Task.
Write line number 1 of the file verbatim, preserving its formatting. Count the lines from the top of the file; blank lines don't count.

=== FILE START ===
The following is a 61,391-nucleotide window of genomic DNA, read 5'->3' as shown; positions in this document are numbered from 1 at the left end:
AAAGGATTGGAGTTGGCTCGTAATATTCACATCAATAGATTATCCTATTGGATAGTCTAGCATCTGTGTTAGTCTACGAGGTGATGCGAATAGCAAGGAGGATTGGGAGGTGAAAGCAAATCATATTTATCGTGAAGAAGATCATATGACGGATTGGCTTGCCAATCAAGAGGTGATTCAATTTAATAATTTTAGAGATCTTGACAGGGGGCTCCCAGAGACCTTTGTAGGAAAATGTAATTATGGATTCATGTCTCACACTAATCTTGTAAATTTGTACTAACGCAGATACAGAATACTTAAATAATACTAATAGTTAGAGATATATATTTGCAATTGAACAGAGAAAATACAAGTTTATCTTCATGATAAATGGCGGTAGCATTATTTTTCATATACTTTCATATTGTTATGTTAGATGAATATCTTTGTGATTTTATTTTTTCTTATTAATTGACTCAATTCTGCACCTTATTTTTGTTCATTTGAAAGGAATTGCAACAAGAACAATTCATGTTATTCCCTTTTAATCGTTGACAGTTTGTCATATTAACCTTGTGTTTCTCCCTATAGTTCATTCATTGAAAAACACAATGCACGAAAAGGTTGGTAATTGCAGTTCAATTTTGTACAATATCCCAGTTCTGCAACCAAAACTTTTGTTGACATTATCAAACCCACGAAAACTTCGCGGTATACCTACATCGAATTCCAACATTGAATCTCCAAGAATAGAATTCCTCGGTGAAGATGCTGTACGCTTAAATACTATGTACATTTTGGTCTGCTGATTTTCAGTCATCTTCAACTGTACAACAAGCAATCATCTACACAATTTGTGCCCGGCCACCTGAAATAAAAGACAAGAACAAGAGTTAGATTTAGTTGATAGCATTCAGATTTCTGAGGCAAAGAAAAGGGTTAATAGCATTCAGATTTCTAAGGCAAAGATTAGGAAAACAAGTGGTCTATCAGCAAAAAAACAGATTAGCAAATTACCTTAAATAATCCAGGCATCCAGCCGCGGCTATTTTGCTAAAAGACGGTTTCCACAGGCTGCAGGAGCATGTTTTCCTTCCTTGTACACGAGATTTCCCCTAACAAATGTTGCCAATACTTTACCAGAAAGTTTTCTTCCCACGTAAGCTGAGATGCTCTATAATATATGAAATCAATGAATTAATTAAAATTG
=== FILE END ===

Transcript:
The following is a 61,391-nucleotide window of genomic DNA, read 5'->3' as shown; positions in this document are numbered from 1 at the left end: